Nearly three years ago, the Centre for Addiction and Mental Health (CAMH) hired its first Aboriginal Service Manager – Peter Menzies. Since he started, Menzies has consulted with a wide range of people about the needs of Toronto’s 60,000 to 80,000 people of aboriginal ancestry. CAMH’s Aboriginal Service provides individual counseling and street outreach services to Aboriginals experiencing homelessness, substance abuse and mental health issues as well as providing telephone counseling, professional consultation and educational services.
“CAMH has a vision that encourages diversity as well as respect for the client,” says Menzies. “CAMH’s policy framework recognizes the Aboriginal community as a distinct people with historical treaty rights. We have an obligation to integrate these principles of respect and inclusion into the strategic direction of our organization.”
Menzies has incorporated these principles into CAMH’s philosophy of client-centered care. He was instrumental in creating a position for Elder Vern Harper, who recently celebrated one year as the first native elder hired by a mainstream hospital. Elder Vern plays a crucial role as spiritual guide and healer for the members of the aboriginal community. He was well known in the community before he was hired and maintains important partnerships with agencies like Eva’s Place youth hostel; Native Men’s Residence (Na-Me-Res); Native Friendship Centre of Toronto; and The Meeting Place, a drop in centre used by a high number of aboriginal homeless men. Through Aboriginal Services, Menzies has been building these partnerships to ensure that clients have access to a wide range of culturally competent services.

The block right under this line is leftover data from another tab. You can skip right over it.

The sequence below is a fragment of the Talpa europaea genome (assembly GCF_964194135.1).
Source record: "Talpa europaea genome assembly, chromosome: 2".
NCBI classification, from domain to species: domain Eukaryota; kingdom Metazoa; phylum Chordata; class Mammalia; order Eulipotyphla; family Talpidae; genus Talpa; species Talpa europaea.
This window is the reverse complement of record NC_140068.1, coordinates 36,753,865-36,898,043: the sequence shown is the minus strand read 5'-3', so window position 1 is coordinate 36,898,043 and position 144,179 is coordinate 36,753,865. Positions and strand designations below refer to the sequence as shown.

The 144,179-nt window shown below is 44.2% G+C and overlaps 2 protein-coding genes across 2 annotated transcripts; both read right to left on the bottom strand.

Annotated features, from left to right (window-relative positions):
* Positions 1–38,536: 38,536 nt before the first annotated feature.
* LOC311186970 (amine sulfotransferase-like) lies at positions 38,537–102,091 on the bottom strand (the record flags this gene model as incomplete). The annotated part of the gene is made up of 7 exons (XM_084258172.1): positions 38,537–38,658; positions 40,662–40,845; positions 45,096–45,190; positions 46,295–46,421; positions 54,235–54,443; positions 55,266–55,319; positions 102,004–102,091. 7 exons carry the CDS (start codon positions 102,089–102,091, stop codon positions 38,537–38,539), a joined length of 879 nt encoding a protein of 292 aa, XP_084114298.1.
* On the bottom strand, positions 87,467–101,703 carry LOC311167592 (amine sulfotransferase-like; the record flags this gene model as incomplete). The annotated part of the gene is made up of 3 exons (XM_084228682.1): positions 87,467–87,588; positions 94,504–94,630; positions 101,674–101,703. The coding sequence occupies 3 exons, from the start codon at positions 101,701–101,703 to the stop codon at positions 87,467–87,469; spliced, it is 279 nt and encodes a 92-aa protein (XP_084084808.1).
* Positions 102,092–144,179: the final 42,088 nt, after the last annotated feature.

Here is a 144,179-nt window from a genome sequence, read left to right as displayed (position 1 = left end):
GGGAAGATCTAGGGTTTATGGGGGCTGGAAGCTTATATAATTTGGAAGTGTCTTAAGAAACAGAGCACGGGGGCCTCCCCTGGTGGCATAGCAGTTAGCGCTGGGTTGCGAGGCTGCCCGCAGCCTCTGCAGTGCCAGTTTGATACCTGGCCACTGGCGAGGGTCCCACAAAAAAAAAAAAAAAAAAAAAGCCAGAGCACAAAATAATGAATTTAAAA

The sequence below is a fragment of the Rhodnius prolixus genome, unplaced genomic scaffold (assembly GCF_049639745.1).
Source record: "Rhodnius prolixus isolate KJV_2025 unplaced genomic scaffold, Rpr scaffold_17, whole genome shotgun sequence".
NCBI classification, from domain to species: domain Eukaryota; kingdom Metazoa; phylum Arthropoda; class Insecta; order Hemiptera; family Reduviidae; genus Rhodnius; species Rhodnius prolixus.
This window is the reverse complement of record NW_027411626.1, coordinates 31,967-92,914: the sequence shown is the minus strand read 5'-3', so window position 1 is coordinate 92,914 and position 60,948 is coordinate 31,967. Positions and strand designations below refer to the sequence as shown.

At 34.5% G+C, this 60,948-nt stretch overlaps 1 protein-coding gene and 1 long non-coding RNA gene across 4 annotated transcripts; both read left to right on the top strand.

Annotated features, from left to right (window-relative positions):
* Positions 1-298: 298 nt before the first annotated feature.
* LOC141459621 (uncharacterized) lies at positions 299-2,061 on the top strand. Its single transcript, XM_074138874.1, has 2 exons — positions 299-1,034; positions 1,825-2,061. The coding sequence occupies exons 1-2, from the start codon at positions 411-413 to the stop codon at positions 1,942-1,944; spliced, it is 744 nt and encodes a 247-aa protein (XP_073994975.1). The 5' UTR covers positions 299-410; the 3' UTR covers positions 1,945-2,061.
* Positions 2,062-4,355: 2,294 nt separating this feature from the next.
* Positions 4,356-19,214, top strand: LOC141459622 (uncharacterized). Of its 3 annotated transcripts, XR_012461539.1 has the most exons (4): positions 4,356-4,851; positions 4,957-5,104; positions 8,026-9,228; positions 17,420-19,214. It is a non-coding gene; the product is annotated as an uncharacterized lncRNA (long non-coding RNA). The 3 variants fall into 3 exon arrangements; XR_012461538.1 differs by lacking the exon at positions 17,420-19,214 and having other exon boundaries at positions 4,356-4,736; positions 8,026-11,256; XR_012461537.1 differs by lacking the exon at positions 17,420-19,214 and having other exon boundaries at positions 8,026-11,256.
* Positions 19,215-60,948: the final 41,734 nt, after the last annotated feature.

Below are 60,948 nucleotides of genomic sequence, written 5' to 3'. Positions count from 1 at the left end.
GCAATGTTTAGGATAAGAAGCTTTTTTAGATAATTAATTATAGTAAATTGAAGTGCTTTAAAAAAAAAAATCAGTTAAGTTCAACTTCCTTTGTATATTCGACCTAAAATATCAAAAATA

CAMH is committed to being a leader in delivering mental health and addiction services in ways that are effective and culturally inclusive. This commitment is seen through the use of traditional native healing in treatment and care. Under Elder Vern’s direction, CAMH holds weekly healing circles for clients and staff. “The healing circle allows us to step in and share our experiences and good energy with each other,” says Harper. He goes on to explain that healing circles provide an opportunity to re-energize through prayer and meditation. These are taught as tools for survival. “Many aboriginal people have become disconnected from their culture,” Harper explains. “Keeping the culture alive is part of healing. If you don’t know who your ancestors are, you don’t know who you are.”
For some aboriginal people, this is the first time they have been exposed to the traditional way of healing which helps balance mind, body and spirit equally. In addition to healing circles, CAMH is currently finalizing its official policy on incorporating Purification Lodge Ceremonies or “sweat lodges” into treatment.
By providing these traditional native healing techniques as a choice for treatment, CAMH has demonstrated its commitment to being a leader in the area of diversity. Although Aboriginal Services is in its infancy, Menzies has many plans for the future. With the help of important community partners, he dreams of developing a crisis/assessment team and widening the boundaries of service beyond Greater Toronto. Plans for much needed research is underway with the hopes that the traditional knowledge nurtured in Aboriginal Services will reach a population trying to find a healthy balance between its past and its future.